The American army repeals its vaccination obligation against the Covid

The Pentagon repealed on Tuesday January 10 the obligation for the American military to be vaccinated against Covid-19, after having been forced to do so by Congress. This health restriction, one of the last major ones that were still in place in the United States, had caused the departure of more than 8,000 people from the ranks of the American army, according to the Pentagon.

Lloyd Austin, the Minister of Defence, wrote in the memo ending this provision to be “particularly proud” of the action of his ministry in the fight against the virus. He also indicates that the Pentagon will continue to encourage vaccination. The text does not mention a possible return to the troops of soldiers dismissed for non-vaccination.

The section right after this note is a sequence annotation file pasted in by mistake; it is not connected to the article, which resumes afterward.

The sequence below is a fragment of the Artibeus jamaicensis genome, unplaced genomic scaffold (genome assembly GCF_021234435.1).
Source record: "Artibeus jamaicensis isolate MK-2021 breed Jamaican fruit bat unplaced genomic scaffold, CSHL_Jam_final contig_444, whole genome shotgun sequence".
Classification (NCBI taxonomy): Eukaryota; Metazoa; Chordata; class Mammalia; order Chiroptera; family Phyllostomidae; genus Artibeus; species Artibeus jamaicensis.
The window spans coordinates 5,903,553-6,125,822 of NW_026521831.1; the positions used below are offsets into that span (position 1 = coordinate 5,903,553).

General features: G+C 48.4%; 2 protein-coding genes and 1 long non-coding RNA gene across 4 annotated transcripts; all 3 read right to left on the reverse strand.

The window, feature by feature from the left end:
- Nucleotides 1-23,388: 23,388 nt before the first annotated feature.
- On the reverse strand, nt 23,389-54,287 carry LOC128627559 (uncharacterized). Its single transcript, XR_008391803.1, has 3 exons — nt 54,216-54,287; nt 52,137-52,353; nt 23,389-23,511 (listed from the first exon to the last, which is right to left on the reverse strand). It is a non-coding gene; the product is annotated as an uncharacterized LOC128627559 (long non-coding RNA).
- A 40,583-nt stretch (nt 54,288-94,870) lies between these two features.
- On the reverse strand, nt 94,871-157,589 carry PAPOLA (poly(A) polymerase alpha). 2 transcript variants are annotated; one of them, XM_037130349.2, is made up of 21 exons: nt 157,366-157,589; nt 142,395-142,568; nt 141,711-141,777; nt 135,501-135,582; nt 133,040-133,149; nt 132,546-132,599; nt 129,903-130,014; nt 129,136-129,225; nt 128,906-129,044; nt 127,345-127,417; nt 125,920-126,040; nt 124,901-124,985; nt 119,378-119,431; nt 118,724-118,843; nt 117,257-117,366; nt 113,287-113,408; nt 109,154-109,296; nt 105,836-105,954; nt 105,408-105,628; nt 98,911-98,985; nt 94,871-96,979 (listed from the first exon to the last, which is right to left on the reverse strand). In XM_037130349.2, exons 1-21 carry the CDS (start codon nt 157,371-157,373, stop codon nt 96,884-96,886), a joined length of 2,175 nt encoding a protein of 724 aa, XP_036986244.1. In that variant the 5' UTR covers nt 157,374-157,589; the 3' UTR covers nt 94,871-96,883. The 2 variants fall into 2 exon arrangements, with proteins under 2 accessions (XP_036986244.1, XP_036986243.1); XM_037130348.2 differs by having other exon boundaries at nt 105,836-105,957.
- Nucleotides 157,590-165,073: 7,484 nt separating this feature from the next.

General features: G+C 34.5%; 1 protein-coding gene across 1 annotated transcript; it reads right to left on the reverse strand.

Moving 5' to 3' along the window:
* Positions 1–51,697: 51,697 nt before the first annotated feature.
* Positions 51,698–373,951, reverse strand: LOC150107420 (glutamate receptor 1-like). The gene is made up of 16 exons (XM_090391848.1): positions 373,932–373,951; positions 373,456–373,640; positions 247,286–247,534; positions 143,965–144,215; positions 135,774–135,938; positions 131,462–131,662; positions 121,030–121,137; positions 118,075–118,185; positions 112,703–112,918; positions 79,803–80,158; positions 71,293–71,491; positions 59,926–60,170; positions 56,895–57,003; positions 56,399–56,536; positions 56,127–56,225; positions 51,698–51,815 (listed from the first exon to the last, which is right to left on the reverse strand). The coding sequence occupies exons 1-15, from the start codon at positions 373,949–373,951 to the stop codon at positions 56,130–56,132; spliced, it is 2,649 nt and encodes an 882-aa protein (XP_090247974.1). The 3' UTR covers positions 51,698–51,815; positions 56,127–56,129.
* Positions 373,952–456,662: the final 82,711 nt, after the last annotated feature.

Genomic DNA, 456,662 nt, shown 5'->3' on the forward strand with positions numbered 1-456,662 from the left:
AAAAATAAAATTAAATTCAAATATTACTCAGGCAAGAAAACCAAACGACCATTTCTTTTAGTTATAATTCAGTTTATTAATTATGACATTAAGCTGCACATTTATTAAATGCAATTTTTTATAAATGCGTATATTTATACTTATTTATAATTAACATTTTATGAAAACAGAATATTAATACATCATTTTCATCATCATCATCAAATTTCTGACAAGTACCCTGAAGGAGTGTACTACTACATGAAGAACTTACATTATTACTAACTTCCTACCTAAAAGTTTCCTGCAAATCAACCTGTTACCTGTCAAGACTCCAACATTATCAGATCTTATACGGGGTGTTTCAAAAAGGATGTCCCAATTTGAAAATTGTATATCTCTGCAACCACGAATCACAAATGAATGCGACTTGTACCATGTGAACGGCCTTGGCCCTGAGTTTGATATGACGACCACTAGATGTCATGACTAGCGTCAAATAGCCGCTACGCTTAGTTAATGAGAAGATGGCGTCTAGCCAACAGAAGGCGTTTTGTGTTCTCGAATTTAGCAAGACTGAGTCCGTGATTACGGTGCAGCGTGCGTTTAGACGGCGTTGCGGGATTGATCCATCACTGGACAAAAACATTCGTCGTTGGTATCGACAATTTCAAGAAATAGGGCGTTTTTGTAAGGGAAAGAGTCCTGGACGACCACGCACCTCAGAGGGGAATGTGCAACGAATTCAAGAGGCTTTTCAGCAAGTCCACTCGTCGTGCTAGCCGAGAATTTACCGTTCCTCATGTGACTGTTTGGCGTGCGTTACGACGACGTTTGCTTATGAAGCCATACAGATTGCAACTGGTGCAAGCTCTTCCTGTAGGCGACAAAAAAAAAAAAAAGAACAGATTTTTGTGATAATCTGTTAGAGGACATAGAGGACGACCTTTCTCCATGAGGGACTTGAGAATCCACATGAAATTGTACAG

Congress had adopted on December 15, in a text devoted to the budget of the army, a provision asking the Ministry of Defense to reverse this vaccination obligation. Its purpose, according to the Pentagon, was to protect the health and optimal level of readiness of the American military. Kevin McCarthy, then leader of the Republicans in the House, had assured that the obligation had undermined the recruitment of the army, the Pentagon replying that it did not have data allowing to affirm it.

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